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Since C# 7 introduces value tuples, is there a meaningful scenario where they are better suited than tuples?

For example, the following line

collection.Select((x, i) => (x, i)).Where(y => arr[y.i].f(y.x)).ToArray();

makes the following line

collection.Select((x, i) => new {x, i}).Where(y => arr[y.i].f(y.x)).ToArray();

redundant.

What would be the use case where one is better used over the other (for either performance reasons or optimization)?

Obviously, if there is a need for more than six fields, tuples cannot be used, but is there something a bit more nuanced to it?

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    Readability perhaps? new {x, i} makes it completely clear that it is a new object that is being returned, whereas I had to compare the two examples to figure out what the first one does. But then it might just be me. – stybl Jun 30 '17 at 16:26
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    For one thing, they're supported in expression trees and tuple literals aren't... – Jon Skeet Jun 30 '17 at 16:26
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    Note that your example wouldn't compile in C# 7.0 because (x, i) has unnamed tuple elements, but they're implicitly named in C# 7.1. – Jon Skeet Jun 30 '17 at 16:27
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    There are objective differences between anonymous types and tuples, and there are cases where tuples objectively can't be used or will behave worse. So I think this question can be answered purely based on facts, no opinions, and shouldn't have been closed. – svick Jun 30 '17 at 21:12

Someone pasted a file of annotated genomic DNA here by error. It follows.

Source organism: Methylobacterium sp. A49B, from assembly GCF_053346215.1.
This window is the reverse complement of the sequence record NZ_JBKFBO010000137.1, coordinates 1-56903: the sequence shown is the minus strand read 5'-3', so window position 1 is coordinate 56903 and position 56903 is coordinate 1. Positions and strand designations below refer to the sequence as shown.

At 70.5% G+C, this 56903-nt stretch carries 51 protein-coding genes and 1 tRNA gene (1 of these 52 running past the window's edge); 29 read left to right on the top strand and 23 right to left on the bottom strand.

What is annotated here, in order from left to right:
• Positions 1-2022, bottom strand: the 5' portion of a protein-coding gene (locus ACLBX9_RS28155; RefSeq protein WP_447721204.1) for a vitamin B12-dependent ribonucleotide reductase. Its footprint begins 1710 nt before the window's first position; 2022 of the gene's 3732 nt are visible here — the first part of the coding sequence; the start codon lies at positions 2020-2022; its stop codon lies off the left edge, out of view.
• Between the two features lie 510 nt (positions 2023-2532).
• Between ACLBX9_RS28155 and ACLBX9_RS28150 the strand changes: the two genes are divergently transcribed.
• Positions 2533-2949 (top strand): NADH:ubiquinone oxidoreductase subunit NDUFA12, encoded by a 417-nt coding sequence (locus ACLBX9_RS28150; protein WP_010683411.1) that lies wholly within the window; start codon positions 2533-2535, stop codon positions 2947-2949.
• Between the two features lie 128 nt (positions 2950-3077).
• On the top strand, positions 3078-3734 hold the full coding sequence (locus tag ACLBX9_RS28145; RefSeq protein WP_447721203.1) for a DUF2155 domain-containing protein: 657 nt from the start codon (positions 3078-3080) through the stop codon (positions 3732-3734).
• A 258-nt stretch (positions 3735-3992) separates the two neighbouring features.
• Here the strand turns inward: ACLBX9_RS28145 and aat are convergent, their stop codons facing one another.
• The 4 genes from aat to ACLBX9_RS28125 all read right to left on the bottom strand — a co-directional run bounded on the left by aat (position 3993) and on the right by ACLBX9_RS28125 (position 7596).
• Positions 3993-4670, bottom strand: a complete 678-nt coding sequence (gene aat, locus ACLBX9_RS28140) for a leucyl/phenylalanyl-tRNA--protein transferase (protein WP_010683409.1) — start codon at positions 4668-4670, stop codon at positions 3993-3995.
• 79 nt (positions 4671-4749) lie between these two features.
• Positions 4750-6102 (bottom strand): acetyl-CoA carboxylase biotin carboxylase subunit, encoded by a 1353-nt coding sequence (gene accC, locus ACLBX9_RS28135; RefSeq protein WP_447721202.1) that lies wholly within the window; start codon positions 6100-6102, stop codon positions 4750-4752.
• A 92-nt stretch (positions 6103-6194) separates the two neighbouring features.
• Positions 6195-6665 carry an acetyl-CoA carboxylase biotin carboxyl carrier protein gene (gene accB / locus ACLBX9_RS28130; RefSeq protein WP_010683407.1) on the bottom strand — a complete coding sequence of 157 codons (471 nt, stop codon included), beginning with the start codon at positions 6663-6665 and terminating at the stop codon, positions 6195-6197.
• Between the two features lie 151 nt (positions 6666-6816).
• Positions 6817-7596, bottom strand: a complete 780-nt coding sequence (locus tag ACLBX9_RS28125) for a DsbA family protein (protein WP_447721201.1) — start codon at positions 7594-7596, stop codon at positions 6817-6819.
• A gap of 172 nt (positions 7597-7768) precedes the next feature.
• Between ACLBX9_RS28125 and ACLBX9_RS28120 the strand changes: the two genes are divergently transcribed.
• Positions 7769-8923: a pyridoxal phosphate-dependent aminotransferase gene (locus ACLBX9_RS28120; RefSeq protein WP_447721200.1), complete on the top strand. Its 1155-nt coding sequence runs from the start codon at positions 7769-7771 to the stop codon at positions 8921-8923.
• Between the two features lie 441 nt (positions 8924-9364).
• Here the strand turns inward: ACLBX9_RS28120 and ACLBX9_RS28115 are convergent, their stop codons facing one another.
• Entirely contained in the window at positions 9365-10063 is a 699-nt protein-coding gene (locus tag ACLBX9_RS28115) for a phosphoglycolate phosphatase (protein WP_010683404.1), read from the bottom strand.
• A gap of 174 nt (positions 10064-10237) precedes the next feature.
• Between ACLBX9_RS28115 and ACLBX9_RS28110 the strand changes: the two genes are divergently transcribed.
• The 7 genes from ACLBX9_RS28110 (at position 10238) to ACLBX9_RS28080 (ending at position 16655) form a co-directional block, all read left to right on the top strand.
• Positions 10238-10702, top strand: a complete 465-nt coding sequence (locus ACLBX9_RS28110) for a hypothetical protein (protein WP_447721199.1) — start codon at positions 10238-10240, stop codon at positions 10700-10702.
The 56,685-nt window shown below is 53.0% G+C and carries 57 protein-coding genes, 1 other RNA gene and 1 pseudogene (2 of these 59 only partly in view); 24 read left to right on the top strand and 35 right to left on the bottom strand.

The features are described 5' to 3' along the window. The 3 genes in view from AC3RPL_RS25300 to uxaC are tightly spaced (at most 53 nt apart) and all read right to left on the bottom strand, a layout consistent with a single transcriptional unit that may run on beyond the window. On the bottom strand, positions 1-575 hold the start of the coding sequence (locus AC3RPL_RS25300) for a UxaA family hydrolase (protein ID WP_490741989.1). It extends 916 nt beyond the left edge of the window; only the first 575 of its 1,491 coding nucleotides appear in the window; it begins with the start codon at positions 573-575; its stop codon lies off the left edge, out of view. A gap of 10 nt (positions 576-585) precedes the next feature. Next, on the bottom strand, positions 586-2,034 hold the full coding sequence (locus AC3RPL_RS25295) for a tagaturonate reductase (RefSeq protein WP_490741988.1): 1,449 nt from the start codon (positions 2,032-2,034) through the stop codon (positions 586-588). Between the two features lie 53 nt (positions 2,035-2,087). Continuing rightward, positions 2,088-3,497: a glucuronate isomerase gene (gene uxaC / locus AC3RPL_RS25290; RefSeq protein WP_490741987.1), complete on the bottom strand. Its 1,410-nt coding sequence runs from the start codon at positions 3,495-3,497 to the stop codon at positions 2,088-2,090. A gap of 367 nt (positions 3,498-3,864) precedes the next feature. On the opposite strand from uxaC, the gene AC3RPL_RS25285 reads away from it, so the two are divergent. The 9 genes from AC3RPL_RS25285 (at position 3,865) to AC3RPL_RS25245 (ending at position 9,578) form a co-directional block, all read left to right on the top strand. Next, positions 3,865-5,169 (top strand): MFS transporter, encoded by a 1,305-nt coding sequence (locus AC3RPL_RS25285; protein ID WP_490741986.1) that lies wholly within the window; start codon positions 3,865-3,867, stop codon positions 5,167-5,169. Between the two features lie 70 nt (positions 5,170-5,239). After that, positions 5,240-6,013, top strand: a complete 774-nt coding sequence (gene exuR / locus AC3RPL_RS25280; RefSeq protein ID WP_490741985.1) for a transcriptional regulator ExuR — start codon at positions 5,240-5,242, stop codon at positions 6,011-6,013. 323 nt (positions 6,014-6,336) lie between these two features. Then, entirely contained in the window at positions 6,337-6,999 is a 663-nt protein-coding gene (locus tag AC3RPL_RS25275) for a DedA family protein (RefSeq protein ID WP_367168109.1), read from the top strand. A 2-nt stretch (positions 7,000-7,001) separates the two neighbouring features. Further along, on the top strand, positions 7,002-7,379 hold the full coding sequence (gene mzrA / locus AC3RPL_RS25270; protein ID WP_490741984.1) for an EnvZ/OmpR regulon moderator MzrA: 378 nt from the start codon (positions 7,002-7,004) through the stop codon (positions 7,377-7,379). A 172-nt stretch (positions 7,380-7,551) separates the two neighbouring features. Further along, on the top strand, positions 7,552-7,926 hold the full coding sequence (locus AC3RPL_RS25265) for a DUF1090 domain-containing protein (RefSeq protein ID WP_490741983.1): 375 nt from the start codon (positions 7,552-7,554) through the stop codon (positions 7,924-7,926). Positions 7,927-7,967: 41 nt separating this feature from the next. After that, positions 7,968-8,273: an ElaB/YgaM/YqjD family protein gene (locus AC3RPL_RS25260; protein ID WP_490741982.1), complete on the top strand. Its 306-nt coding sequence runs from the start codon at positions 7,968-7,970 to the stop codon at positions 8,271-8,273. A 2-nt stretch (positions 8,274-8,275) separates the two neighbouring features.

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    @Servy Dear Servy, I do not know why this question made you so adamant to close it. Perhaps I worded it incorrectly due to some sort of a language barrier. The wording of the question is now changed to exclude the use of the word preferred, even though I originally meant it as given guidelines, such as the use of camel-case for methods. All I asked for were pros and cons of using one over the other and cases where one has to be used over the other. From your incredibly heated argument I almost feared you'd prefer to have the option to "close and set on fire" instead of just "close". – Igor Ševo Jul 1 '17 at 21:07
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There are various differences between anonymous types and C# 7 tuples, which may or may not make one more appropriate than the other in certain situations:

  • C# 7 tuples are ValueTuple<>s. That means they are value types while anonymous types are reference types.
  • Tuples allow static typing at compile time since they are a type that can be expressed explicitly. As such, you can use them as method arguments, return types, etc.
  • Members of an anonymous type are actual properties that exist on the type. Tuple items are fields.
  • The properties of an anonymous type have an actual name, while the fields on a tuple are just named ItemN (for numbers N). The labels are just metadata information that is mostly used by the compiler, and is not persisted with the actual tuple object.
  • Because creating an anonymous type actually creates a type under the hood, you have a level of type safety with them. Since tuples are just generic containers with applied type arguments, you do not have full type safety with them. For example an (int, int) tuple for a size would be fully compatible to an (int, int) tuple for a position, while anonymous types are closed off completely.
  • As Jon Skeet mentioned, the C# 7 tuple syntax is currently not supported in expression trees.
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  • Nice answer. Will you include Jon Skeet's point about tuple literals not working in expression trees? – Vadim Ovchinnikov Jul 1 '17 at 16:43